Which Side Are You On? The myth of neutrality in racial justice

“The time is always right to do what is right.”

“The arc of the moral universe is long, but it bends towards justice.”

“Injustice anywhere is a threat to justice everywhere”

These quotes from the Rev. Dr. Martin Luther King have two things in common. One, they are inspiring examples of his important work and his skills as an orator. Two, they are so universal that they have been used by right-wing politicians to bolster actions and philosophies completely antithetical to Dr. King’s beliefs and work.

Before this important holiday gets washed away in the attempted gaslighting of portraying Dr. King as somehow the vanilla yogurt of the civil rights movement, let’s stop for a moment to consider reality.

Continue Reading

Top 10 Favorite Howard Johnson Tracks

When news spread yesterday of Howard Johnson’s passing, I reflected on how he was in many ways the consummate musician. If all he had ever done was evolve jazz tuba to an unprecedented level, his place in the history books would be secure. But there was so much more – brilliance on the baritone saxophone, skillful work on multiple other brass and wind instruments, visionary bandleading, capacity to thrive as a soloist or as a supportive ensemble member across a vast range of styles. And the couple times I had the pleasure to hang out with him a little confirmed why I’ve literally never heard a single person suggest he was anything but a joy to be around, which is a major part of the gig too.

Continue Reading

20 Tracks that Moved Me in 2020

There need be no more words uttered on the challenges of 2020, but MAN was there a lot of great music that came out. I agonized over all that I left out (I kept a running list this year and there were literally over a hundred things on the list of records I really dug) and here’s what I came up with.

Continue Reading

Top 10 Favorite Stanley Cowell tracks

Yesterday, a couple hours before I heard about the passing of jazz giant Stanley Cowell, Kate was doing ordering some supplies for Wesleyan’s Art Department and I saw the piece of paper full of hyper-specific color names – indigo blue, poppy red, royal blue, and so on. As I think about Prof. Cowell’s legacy as a pianist, composer, and conceptualist, it is like that. He may not have invented “blue” or “green,” but you can be sure that there is a shade that is uniquely and identifiably his and so much jazz of the last 50-plus years has been enriched by that indirectly and directly.

Continue Reading

Stop the Bleeding: What Disability Has Taught Me About Treating the Symptom (Societally, Physically, or Otherwise)

Right now a lot of people I know are navigating the cognitive dissonance of joy and trepidation. They are elated by the outcome of the election, as many millions are (and as, turning the tables from 2016, many millions aren’t). At the same time it’s harshing their mellow to realize that there will be backlash and that core issues that divide us will remain as roadblocks for at least the foreseeable future, regardless of whether a single polarizing human is amplifying them. Here’s what life with EDS has taught me about how to view this.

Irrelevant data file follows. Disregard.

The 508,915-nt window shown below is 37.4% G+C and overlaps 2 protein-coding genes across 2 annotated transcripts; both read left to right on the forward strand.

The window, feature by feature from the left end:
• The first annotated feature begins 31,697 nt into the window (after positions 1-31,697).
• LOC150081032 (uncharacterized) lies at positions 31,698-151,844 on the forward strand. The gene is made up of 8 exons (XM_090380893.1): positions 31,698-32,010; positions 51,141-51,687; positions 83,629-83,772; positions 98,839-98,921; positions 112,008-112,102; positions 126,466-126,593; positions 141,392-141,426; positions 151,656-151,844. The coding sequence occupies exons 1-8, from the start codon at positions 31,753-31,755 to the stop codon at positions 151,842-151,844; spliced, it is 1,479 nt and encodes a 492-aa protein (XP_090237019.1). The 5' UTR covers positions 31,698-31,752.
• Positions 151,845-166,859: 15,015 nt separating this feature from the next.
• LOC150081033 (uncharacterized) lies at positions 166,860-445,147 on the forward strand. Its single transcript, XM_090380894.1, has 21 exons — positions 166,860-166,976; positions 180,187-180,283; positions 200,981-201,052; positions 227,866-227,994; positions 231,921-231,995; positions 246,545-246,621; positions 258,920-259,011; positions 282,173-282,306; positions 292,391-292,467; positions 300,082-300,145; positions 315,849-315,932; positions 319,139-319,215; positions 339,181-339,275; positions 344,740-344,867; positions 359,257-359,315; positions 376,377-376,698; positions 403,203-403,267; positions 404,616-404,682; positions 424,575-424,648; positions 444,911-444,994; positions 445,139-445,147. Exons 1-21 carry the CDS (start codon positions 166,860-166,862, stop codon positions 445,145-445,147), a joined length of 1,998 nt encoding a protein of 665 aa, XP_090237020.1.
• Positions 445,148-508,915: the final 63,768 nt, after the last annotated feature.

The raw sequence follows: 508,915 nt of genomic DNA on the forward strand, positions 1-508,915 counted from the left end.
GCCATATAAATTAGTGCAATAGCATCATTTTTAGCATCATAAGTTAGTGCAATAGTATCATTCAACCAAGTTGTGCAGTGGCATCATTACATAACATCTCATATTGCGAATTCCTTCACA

Continue Reading

Top 10 Favorite Tribute Songs for Musicians/Friends

The recent release of my Love Right project has made me reflect on the many others who have used music to paid tribute to those who have departed, whether loved ones or heroes and whether musicians or not. This list centers on those in the middle of this Venn diagram – musicians paying tribute to fellow musicians who were also their friends, and doing so with music created for that purpose.

Continue Reading

Bravo to Phil Schaap, NEA Jazz Master

I’m a couple days late here, but bravo to the three brilliant and deserving musicians in the newest class of NEA Jazz Masters. I particularly want to shout out the 4th member of that cohort, the historian/producer/archivist/DJ Phil Schaap. He’s a mysteriously polarizing figure (though literally the only criticism I’ve ever heard is that he talks too much, which is maybe true but the absurdity of ME criticizing someone for that is more than my brain can handle) but my goodness has this man spent his life working to elevate the visibility and understanding of the art form he loves from the bottom of his heart and the depths of his utterly remarkable mind.

Continue Reading

Top 10 Favorite Toots and the Maytals Tracks

Frederick “Toots” Hibbert has been my favorite reggae singer (and indeed one of my favorite soul singers, period) since I first heard him when I was around 15. Because 2020 is relentless, we now only have his recordings (including his latest studio album, released soon before he suddenly fell ill), but my goodness are there gems in his discography.

Continue Reading

Top 10 Favorite Sonny Rollins Tracks

What a gift that a soul as wise and deep and creative as Sonny Rollins has been around for 90 years as of today and is still with us, playing retirement notwithstanding. Even if he never played a note, I would be moved by his approach to art and his wise words about life. But fortunately for us he did play notes, sometimes lots of them. I’m reticent to describe his style in a setting like this, but his mixture of stunning fluency (on the horn and with harmonic structures) and relentless pursuit of idea-development is incredibly inspiring, and if you add to that his robust sound and the extreme clarity of his articulation, the results are incredible. And I mean that literally – I listen to Newk sometimes and think “how is this even possible for a human to come up with this?” I can confidently say (and, mind you, I would cite John Coltrane as my favorite musician, period) that no greater saxophonist has ever lived than Walter Theodore Rollins.

Continue Reading